Lawmakers press Biden to create plan to secure economy after Colonial Pipeline attack
The bipartisan leaders of the House Homeland Security Committee on Tuesday urged President Biden to ensure there is a plan in place to ensure the nation’s economy is not disrupted by a major cyberattack.
The concerns, voiced as part of a letter sent to Biden by Committee Chairman Bennie Thompson (D-Miss.) and ranking member Rep. John Katko (R-N.Y.), come on the heels of the ransomware attack earlier this month on Colonial Pipeline.
The pipeline, which provides 45 percent of the East Coast’s fuel, was forced to shut down operations for almost a week, causing gas shortages in around a dozen states.
“The attack on Colonial presented a troubling situation, halting services from the largest fuel pipeline on the U.S. East Coast,” the lawmakers wrote Tuesday. “While thankfully Colonial has begun the process to restore operations, the incident highlights the criticality and interdependencies of our nation’s critical infrastructure. We as a nation can and must do more.”
Katko and Thompson pointed to the need to implement a clause in the most recent National Defense Authorization Act (NDAA), which requires the president to create a continuity of the economy plan in the event of a significant incident that impacts national security, such as a cyberattack.
Following the attack on Colonial, one of the largest on a U.S. utility in history, the lawmakers stressed the need to implement such a plan as soon as possible.
“Last week, we witnessed the exact reason this provision was enacted into law and why we supported it,” Katko and Thompson wrote. “In the wake of the Colonial ransomware attack and its cascading effects along a large portion of the United States, we believe the Administration should act expeditiously to use this authority to ensure the resiliency of the economy.”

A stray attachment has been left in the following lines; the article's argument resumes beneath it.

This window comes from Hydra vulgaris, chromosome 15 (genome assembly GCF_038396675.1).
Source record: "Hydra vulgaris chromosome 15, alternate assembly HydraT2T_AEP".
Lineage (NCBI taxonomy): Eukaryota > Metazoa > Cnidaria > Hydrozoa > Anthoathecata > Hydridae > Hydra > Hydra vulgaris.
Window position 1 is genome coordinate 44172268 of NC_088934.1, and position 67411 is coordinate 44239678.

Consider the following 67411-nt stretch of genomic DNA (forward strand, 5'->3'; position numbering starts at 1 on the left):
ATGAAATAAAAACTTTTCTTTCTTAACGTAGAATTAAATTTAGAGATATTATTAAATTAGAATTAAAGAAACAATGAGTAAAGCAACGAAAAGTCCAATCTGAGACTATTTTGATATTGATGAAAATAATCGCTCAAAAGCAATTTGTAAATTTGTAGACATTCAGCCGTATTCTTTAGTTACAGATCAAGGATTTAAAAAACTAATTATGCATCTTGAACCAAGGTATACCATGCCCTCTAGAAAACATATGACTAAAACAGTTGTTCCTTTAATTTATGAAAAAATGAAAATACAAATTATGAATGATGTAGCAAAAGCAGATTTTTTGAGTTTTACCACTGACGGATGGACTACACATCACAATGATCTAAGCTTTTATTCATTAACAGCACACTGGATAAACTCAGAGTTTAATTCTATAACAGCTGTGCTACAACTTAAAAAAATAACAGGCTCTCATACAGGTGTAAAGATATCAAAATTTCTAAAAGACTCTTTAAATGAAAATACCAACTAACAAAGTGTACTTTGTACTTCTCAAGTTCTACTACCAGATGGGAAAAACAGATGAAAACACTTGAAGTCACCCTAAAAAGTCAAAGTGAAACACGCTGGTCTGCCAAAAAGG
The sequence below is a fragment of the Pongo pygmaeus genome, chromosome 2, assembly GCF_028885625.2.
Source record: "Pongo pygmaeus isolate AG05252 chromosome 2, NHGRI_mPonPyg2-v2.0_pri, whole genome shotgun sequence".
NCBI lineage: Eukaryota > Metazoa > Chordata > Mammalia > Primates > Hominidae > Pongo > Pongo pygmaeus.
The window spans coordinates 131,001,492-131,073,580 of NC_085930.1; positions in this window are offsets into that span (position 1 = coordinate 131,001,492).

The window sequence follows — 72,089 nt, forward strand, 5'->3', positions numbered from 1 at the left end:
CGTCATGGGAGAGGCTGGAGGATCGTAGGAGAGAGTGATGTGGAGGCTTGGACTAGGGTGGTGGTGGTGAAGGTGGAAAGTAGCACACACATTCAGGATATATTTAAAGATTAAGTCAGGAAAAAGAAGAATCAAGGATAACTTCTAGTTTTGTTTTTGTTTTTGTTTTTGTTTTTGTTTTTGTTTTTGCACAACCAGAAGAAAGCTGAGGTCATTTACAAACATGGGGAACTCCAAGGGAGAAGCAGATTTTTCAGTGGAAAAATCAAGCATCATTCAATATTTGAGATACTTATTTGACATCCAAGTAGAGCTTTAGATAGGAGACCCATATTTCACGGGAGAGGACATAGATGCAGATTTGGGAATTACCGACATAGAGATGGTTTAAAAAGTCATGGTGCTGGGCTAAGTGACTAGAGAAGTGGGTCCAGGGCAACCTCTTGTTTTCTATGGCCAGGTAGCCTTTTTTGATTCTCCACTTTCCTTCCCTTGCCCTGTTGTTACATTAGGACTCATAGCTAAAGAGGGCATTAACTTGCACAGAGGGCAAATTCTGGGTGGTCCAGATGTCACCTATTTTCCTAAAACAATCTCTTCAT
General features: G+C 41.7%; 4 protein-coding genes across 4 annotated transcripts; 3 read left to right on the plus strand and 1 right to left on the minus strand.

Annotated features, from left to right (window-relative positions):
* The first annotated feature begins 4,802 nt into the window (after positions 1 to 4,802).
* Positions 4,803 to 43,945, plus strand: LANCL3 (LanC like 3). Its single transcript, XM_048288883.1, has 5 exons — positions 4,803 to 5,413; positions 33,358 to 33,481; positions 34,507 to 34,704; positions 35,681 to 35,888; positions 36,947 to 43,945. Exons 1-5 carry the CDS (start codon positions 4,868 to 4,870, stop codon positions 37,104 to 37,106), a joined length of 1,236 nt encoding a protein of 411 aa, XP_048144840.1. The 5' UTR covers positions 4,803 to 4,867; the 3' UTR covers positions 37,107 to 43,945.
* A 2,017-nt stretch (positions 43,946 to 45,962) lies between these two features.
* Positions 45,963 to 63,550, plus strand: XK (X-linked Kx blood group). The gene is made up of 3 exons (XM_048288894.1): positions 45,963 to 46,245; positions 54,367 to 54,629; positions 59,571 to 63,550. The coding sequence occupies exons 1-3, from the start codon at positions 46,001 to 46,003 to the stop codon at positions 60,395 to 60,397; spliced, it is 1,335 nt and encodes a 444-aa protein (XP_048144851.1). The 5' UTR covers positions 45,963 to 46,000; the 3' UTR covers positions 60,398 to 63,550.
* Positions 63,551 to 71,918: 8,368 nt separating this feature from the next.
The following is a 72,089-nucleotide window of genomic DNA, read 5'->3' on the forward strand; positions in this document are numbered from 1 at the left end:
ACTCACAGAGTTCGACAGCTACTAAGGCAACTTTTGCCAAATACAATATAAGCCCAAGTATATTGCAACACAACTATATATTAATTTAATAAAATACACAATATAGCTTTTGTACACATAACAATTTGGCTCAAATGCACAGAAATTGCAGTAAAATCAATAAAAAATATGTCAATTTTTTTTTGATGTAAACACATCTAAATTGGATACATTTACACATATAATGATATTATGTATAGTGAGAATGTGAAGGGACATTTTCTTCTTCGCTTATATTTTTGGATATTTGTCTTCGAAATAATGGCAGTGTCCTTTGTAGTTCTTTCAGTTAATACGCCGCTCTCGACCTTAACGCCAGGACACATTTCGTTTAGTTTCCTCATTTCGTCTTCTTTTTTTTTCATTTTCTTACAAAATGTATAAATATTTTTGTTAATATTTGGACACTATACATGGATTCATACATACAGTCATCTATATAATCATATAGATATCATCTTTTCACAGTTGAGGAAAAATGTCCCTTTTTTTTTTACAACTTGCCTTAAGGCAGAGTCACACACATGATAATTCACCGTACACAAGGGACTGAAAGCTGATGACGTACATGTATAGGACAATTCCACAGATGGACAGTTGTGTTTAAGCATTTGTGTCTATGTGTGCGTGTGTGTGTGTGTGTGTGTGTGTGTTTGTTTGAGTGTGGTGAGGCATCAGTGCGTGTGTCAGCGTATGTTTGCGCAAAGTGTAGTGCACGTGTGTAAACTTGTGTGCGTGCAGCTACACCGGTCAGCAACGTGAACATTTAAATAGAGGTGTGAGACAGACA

The White House did not immediately respond to The Hill’s request for comment on the letter.
Biden and his administration have taken a series of steps in recent weeks to strengthen the nation’s cybersecurity, particularly following two other major cyberattacks since December which compromised thousands of organizations.
The SolarWinds incident, carried out by Russian government hackers, compromised nine federal agencies and at least 100 private-sector groups for months prior to discovery in December. New vulnerabilities in Microsoft’s Exchange Server program, which the company announced in March, compromised potentially thousands of other organizations.
Biden last week signed an executive order to take a series of actions to improve federal cybersecurity. The administration also kickstarted a 100-day plan to shore up the cybersecurity of the electric sector, and Biden previously announced that initiatives will also shortly begin focused on other critical infrastructure, including pipelines.
The House leaders stressed Tuesday that following the multiple cyberattacks, it was essential that the nation be prepared to face mounting cyber threats.
“As recent events have shown, it is vital that we have a more holistic understanding of the dependencies across connected systems that underpin our way of life and allow our economy to function,” Katko and Thompson wrote.
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